Circulating tumour cells are associated with poorer survival in pancreatic cancer patients, a new American research has found.

The study, conducted by researchers at the Fox Chase Cancer Centre, also uncovered evidence that not all circulating tumour cells are the same, and some may predict worse outcomes than others.

Benjamin P. Negin, M.D., a medical oncology fellow at Fox Chase, said: “Eventually, we hope we can use changes in number of circulating tumour cells to make real-time treatment decisions, instead of having to wait weeks for radiological scans.

“This is one of the first studies looking at the role of circulating tumour cells in pancreatic cancer.” Previous work has demonstrated that prostate, colon, or breast cancer patients who have more circulating tumour cells have poorer survival than patients with fewer circulating tumour cells. To learn whether a similar scenario occurs in pancreatic cancer patients, Negin and colleagues enrolled 48 patients with pancreatic cancer in the current study (additional patients still being added).

The team used an immunomagnetic separation system to isolate circulating tumour cells from patients’ blood at three time points. The time points included study entry, seven days after the start of therapy, and at the time of their first radiological evaluation, which was six to ten weeks after initiating therapy.

The team found that 50 per cent of the patients had one or more circulating tumour cell per 7.5 mL peripheral blood at baseline. That proportion decreased to 40 per cent after seven days of therapy and to 32 per cent % at the time of the first scan.

Moreover, the presence of circulating tumour cells correlated with patient outcomes. Patients with circulating tumour cells at study entry had a median overall survival of 191 days compared with 269 days for those without circulating tumour cells, although the difference did not reach statistical significance in the small study population. A similar trend appeared for progression-free survival, with a median of 85 days for those with detectable circulating tumour cells compared with 137 days for those without.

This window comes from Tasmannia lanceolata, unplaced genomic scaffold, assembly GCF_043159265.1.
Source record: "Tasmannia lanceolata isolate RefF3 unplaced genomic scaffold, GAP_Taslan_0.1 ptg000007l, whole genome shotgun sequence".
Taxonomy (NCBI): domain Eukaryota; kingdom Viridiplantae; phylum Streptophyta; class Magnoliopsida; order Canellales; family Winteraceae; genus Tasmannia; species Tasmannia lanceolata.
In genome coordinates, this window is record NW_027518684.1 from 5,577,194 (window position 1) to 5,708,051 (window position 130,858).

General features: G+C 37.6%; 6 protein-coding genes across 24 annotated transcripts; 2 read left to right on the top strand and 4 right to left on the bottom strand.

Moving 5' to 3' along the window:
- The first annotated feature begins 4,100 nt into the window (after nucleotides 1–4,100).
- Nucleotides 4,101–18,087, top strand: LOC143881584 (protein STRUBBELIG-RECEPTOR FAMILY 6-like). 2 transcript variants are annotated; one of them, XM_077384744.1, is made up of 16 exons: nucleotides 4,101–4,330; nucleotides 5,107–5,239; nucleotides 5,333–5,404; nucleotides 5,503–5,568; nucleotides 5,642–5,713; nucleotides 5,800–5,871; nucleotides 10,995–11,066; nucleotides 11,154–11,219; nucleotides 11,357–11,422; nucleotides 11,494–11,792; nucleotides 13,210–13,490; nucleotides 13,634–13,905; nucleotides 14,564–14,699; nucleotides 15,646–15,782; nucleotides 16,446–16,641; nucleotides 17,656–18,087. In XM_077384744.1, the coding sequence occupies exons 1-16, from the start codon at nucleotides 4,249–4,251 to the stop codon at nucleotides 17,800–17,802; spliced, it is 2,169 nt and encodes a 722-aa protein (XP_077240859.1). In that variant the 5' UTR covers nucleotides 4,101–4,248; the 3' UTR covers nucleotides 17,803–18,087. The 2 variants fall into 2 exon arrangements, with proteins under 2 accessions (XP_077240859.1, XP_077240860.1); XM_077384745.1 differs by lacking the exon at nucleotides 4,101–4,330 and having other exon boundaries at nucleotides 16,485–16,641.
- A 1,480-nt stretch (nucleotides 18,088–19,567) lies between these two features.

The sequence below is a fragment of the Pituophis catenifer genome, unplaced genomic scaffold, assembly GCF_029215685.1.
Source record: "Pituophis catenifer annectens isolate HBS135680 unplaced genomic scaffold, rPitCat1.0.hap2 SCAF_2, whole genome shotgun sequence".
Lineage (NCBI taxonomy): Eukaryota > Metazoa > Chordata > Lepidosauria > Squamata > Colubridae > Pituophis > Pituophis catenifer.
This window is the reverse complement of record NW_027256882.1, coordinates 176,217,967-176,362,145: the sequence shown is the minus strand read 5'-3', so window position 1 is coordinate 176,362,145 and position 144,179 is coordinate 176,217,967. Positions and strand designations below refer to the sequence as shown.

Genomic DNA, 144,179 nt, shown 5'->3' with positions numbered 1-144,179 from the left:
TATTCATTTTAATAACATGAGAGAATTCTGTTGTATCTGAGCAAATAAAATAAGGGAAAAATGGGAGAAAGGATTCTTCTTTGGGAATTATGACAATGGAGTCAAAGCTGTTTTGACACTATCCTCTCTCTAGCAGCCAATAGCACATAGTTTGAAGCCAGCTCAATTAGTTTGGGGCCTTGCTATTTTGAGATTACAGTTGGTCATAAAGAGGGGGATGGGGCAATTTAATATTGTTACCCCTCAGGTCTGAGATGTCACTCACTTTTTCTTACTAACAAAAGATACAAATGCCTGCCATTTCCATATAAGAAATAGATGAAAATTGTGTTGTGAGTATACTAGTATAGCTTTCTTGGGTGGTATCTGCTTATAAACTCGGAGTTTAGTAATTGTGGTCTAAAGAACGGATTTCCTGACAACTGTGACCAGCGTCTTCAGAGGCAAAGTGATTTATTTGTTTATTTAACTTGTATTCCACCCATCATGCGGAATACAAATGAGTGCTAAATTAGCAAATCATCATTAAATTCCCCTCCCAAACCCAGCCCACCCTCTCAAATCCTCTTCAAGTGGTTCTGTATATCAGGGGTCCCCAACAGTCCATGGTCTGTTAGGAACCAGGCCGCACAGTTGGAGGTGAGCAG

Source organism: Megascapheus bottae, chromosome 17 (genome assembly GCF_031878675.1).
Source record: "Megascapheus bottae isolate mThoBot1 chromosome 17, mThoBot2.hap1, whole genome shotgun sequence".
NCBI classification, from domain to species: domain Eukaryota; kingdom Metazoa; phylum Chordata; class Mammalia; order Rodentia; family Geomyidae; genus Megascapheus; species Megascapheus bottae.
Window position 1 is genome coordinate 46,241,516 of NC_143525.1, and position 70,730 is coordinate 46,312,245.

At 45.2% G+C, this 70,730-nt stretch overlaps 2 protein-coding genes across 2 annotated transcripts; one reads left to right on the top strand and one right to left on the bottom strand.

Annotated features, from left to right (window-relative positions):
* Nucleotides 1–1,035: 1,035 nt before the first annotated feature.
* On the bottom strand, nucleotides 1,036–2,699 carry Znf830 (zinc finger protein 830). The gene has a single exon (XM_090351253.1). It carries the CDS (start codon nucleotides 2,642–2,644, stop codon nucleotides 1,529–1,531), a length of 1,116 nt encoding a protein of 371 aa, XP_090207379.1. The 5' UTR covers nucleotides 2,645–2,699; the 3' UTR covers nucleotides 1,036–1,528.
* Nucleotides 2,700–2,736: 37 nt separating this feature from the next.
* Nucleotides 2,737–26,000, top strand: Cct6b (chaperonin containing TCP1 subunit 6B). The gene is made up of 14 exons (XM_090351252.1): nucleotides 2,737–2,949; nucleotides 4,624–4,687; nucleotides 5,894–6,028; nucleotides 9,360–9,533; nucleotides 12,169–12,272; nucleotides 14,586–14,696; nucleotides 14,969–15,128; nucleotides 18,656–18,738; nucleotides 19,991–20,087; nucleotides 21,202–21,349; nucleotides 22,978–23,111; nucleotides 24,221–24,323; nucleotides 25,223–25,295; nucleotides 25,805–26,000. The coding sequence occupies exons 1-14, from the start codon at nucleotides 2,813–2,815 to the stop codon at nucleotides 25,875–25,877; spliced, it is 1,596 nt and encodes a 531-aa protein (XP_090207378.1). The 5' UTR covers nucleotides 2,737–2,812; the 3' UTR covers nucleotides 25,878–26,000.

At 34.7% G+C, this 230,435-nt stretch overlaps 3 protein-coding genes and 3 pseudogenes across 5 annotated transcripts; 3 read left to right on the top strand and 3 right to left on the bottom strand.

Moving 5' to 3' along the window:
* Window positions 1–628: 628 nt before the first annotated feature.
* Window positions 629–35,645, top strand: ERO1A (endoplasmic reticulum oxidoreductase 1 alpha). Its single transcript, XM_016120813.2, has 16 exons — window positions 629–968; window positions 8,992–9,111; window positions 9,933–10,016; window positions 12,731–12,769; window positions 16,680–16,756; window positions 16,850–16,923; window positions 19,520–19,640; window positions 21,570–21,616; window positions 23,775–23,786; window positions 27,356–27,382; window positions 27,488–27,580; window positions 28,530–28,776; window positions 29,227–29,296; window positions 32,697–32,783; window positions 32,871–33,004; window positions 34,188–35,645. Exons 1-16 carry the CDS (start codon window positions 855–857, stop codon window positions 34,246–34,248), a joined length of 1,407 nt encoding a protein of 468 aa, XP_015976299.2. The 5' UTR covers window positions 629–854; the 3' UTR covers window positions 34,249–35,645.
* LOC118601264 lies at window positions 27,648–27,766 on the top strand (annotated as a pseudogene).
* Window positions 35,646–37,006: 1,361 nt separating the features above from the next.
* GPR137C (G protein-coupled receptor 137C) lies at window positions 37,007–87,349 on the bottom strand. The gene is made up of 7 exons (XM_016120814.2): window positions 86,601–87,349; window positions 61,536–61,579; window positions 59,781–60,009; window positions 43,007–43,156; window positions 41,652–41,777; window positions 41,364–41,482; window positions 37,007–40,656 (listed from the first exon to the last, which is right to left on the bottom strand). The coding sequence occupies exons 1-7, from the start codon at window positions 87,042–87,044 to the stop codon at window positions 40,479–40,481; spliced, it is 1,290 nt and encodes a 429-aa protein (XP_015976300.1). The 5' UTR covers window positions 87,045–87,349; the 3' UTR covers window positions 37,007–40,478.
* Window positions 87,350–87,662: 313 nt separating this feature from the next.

Patients who had circulating tumour cells at either point after therapy initiation also trended towards poorer overall or progression-free survival.

Interestingly, the investigators found that some circulating tumour cells may be worse than others. Patients whose circulating tumour cells expressed the MUC1 protein, which has been associated with more aggressive pancreatic cancer, trended towards a shorter median overall survival than those whose circulating tumour cells did not express the protein, at 85.5 and 310 days, respectively.

Negin said: “We find that having circulating tumour cells is bad.

“But the more interesting story that appears to be coming out of our study is that not all circulating tumour cells are equal. The MUC1 cells seem particularly bad, suggesting that there is a difference in the biology of these tumours and providing some insight into how these tumours function.” Negin will present the study at the 46th Annual Meeting of the American Society of Clinical Oncology on June 6.

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